Persistence in Duanesburg may pay off
It’s nice to see that Duanesburg High School’s erstwhile organic chemistry students haven’t given up trying to get administrators to live up to their commitment to give them letter grades for a class that was mysteriously canceled on them in February — with their letter grades switched to pass-fail despite the fact that everyone was earning at least a “C.” There’s something rotten in Duanesburg, and administrators have been hiding behind a fig leaf of confidentiality to avoid explaining their baffling decision.
The kids deserve the letter grades they were promised — the letter grades their parents had to sign a pledge to accept at the beginning of the school year: no switching to pass-fail in mid-stream like last year, everyone was warned. And the kids weren’t doing badly, according to a professional chemist who volunteered as an assistant to the teacher — maybe not as well as they did in their regular courses, but this was, after all, college-level organic chem.
In lowering the boom, Superintendent Christine Crowley would only say that the course was “too advanced” for high school students. But under the circumstances that have been made public, that explanation fails to hold water.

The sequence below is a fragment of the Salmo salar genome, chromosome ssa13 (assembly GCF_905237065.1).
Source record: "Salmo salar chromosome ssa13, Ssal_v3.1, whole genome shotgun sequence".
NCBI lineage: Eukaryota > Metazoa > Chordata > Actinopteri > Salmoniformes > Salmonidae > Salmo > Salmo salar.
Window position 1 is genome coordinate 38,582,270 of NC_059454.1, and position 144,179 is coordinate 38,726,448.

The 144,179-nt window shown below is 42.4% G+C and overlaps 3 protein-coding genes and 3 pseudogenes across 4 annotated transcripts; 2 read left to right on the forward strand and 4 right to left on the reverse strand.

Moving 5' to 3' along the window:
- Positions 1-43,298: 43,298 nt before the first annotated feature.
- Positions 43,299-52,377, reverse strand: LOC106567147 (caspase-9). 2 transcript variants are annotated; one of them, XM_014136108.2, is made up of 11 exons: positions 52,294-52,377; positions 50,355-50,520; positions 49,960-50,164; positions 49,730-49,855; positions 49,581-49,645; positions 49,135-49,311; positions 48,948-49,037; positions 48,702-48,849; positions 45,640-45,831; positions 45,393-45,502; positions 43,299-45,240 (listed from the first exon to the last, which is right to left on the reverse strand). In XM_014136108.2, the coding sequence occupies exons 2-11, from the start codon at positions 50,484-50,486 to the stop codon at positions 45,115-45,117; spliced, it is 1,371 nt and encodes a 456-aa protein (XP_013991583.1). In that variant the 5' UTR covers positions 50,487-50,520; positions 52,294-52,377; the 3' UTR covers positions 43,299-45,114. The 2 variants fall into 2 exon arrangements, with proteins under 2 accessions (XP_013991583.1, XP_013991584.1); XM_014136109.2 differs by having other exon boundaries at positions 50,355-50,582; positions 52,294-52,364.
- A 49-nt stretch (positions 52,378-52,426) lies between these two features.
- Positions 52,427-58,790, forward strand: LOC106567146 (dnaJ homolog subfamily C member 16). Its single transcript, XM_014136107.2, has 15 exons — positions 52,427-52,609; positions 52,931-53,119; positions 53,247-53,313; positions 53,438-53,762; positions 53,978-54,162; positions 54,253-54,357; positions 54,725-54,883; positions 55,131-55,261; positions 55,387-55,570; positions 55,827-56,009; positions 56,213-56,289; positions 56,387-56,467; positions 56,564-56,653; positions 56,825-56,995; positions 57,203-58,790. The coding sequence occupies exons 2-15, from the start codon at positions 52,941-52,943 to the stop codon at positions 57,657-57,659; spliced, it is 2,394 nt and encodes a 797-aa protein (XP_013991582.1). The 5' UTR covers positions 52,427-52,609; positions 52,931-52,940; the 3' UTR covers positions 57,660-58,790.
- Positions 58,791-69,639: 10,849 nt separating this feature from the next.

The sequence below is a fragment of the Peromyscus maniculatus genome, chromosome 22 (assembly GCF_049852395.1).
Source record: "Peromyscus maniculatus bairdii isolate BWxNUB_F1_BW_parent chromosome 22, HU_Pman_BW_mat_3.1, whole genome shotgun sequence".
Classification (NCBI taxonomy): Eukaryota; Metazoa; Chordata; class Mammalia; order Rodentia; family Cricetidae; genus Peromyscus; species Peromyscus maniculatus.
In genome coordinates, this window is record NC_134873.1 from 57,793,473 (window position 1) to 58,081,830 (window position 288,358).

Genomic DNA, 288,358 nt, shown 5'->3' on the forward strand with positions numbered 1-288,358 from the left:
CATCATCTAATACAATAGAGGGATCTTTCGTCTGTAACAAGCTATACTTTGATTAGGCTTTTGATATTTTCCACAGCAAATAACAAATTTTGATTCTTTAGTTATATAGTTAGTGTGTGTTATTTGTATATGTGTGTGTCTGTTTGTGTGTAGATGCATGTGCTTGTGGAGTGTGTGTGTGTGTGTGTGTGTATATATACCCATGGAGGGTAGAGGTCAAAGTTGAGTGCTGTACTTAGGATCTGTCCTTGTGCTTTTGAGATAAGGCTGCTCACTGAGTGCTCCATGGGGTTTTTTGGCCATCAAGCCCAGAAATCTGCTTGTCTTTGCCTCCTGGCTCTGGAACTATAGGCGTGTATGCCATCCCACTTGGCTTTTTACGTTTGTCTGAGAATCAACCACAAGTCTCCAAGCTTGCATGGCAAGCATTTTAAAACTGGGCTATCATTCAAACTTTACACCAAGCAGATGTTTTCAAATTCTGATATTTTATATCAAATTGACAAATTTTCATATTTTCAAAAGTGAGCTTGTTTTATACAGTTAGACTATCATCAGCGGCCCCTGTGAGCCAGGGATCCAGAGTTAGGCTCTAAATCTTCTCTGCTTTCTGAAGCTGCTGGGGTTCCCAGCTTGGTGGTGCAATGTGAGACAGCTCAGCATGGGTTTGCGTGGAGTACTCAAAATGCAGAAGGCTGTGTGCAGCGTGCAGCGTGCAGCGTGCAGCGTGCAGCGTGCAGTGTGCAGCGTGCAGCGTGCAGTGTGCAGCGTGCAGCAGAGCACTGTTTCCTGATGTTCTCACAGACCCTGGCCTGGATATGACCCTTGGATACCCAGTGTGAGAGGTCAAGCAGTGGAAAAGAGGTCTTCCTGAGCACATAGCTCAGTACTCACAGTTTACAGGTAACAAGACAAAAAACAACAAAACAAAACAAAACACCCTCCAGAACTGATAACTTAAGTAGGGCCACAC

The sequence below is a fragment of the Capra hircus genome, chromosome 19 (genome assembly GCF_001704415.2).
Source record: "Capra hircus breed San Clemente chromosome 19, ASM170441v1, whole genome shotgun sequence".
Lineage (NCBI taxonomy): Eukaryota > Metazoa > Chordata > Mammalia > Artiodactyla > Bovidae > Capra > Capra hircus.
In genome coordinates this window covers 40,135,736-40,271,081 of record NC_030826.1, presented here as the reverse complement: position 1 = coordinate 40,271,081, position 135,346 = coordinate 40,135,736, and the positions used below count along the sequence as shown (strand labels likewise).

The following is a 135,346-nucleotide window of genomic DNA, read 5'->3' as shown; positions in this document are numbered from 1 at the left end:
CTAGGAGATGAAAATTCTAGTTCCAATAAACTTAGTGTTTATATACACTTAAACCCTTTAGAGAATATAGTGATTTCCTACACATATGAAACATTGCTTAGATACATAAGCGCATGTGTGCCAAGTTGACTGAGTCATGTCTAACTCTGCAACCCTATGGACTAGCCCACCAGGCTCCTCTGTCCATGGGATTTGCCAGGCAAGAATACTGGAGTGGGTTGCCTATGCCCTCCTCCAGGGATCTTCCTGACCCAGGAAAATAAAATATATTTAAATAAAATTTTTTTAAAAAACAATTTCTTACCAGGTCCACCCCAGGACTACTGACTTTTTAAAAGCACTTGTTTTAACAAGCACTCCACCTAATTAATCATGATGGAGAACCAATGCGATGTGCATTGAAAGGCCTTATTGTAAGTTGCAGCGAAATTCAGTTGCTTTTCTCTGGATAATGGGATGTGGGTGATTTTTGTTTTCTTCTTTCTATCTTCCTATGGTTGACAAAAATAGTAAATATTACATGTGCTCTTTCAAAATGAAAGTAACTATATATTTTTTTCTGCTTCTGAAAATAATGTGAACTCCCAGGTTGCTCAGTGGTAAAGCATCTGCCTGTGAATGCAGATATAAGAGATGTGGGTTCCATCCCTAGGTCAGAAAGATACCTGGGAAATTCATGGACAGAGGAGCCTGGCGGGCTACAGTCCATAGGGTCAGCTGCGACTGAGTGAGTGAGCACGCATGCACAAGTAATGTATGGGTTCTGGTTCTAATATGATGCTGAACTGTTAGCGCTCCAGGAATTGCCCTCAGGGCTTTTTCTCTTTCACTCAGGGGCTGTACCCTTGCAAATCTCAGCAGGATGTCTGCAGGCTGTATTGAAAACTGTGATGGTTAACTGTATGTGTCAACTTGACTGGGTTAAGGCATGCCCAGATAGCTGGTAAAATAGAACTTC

Does it even matter at this stage, now that the kids have gotten their college acceptance letters? It does for a couple of reasons. One is principle: These kids, and their parents, deserve a better explanation. Two is precedent: This is no way to run a school district, and if something like this is allowed to stand, it doesn’t bode well for the future. Three, and perhaps most importantly from the kids’ perspective, is that pass-fail grades affect their class standing in a way that could hurt them financially in a big way. Some schools offer scholarships that are determined by rank, so whether a kid is second or third could affect whether they qualify for a large amount of financial assistance in college.
Given that situation, it would not be surprising to see a lawsuit or two arise from this decision, and that means taxpayers would be affected. In March, parents filed a grade-tampering complaint with the state Education Department. One can only hope it will move quickly on it to keep the outcome of the dispute from becoming moot.